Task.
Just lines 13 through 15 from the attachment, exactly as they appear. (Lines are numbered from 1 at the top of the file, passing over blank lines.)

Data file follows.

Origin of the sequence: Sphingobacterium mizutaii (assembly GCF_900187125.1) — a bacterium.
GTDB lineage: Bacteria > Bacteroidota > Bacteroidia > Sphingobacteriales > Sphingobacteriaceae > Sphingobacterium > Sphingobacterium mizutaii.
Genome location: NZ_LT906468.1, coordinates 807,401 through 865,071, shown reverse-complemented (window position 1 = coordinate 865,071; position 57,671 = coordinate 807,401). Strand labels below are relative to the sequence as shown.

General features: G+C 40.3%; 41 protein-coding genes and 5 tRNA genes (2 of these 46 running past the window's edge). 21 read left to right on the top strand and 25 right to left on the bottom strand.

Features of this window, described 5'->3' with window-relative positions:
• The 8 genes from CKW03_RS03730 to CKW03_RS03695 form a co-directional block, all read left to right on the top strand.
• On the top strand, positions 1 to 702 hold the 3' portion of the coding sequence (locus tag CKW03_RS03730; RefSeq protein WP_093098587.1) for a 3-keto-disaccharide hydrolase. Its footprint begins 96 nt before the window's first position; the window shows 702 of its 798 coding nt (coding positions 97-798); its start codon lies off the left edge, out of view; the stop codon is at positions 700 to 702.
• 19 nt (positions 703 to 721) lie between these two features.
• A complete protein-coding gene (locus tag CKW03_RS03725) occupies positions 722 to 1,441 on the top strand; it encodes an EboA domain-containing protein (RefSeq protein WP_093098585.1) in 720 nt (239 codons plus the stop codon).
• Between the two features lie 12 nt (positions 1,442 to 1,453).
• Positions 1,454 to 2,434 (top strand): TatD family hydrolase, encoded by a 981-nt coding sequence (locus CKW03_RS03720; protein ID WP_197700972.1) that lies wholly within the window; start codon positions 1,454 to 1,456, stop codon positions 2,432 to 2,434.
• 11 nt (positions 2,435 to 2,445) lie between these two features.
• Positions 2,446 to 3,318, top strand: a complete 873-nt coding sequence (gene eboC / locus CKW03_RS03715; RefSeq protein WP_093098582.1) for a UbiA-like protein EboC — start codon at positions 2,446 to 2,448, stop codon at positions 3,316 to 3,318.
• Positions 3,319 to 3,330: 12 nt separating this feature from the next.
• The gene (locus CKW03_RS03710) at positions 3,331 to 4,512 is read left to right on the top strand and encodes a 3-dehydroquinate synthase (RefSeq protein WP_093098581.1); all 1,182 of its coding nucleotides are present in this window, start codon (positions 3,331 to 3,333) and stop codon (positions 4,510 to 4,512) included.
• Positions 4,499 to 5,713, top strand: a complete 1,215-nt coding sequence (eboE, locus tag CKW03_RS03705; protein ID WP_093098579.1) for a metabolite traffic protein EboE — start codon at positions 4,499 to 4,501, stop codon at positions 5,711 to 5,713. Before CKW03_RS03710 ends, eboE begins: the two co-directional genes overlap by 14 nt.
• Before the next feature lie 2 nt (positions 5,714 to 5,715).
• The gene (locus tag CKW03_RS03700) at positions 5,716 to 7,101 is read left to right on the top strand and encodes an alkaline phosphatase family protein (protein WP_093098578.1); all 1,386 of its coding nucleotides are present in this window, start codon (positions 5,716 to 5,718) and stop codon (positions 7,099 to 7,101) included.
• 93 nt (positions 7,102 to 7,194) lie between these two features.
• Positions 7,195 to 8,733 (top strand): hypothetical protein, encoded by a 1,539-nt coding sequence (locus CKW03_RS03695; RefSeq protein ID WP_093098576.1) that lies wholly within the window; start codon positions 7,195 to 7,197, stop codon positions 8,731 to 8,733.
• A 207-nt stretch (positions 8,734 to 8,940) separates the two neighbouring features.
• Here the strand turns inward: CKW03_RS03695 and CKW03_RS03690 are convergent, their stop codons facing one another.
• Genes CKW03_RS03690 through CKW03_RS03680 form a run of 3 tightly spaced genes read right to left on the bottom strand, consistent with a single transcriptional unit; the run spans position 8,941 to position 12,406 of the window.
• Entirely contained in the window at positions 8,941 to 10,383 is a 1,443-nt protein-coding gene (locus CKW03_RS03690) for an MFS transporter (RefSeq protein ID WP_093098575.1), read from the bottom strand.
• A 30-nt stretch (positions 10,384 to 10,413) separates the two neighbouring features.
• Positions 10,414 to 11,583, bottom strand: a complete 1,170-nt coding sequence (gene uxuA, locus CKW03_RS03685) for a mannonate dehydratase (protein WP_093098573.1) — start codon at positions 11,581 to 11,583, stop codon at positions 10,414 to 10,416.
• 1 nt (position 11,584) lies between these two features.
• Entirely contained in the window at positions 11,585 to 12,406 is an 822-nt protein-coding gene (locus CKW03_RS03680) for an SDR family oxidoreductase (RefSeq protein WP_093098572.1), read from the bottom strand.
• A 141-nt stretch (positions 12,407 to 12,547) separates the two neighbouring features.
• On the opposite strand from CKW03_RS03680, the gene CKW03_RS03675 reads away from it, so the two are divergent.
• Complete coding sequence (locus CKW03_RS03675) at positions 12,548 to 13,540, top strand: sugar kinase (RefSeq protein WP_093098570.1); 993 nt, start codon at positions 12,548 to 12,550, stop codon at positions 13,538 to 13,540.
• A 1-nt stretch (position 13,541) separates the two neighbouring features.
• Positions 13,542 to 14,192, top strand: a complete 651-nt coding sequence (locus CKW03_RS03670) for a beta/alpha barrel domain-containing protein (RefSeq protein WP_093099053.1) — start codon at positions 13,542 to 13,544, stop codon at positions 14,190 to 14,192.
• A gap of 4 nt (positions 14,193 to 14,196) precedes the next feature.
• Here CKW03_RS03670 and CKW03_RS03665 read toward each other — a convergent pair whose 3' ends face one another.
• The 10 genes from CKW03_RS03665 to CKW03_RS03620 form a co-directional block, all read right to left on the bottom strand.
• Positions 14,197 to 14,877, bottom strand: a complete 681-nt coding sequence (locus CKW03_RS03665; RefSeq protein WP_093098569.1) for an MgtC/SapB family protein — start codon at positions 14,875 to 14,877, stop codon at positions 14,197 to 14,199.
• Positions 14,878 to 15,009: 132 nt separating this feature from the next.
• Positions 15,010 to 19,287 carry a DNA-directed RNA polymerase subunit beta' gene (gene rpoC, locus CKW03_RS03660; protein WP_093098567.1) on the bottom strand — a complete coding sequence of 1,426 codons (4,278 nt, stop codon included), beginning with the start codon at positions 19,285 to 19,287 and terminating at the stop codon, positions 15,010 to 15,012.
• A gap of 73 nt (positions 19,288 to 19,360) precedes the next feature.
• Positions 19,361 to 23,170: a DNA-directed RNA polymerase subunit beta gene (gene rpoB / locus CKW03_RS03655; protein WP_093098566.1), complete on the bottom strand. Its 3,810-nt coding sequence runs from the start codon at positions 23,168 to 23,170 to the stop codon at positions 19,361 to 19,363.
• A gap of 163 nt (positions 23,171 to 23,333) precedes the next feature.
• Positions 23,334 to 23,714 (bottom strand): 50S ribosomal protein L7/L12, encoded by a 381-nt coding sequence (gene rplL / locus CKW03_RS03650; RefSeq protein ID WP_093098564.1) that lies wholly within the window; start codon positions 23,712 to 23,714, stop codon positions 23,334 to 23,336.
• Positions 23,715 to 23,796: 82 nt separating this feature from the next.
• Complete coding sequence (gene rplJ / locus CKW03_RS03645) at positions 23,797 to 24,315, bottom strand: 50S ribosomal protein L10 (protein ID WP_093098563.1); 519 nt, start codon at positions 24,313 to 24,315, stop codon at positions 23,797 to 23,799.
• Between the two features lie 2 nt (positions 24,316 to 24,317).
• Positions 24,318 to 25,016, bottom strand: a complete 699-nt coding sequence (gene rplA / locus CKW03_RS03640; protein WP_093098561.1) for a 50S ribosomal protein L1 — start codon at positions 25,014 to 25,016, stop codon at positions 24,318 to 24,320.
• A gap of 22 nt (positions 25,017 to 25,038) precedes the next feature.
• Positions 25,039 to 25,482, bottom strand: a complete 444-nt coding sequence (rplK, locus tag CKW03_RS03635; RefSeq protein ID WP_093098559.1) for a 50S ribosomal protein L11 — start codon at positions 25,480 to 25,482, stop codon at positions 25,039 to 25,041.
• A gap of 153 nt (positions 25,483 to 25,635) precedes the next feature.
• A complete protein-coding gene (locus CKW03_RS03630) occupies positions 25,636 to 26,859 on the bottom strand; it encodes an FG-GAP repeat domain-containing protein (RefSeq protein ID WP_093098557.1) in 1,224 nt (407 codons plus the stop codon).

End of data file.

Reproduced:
• Positions 2,446 to 3,318, top strand: a complete 873-nt coding sequence (gene eboC / locus CKW03_RS03715; RefSeq protein WP_093098582.1) for a UbiA-like protein EboC — start codon at positions 2,446 to 2,448, stop codon at positions 3,316 to 3,318.
• Positions 3,319 to 3,330: 12 nt separating this feature from the next.
• The gene (locus CKW03_RS03710) at positions 3,331 to 4,512 is read left to right on the top strand and encodes a 3-dehydroquinate synthase (RefSeq protein WP_093098581.1); all 1,182 of its coding nucleotides are present in this window, start codon (positions 3,331 to 3,333) and stop codon (positions 4,510 to 4,512) included.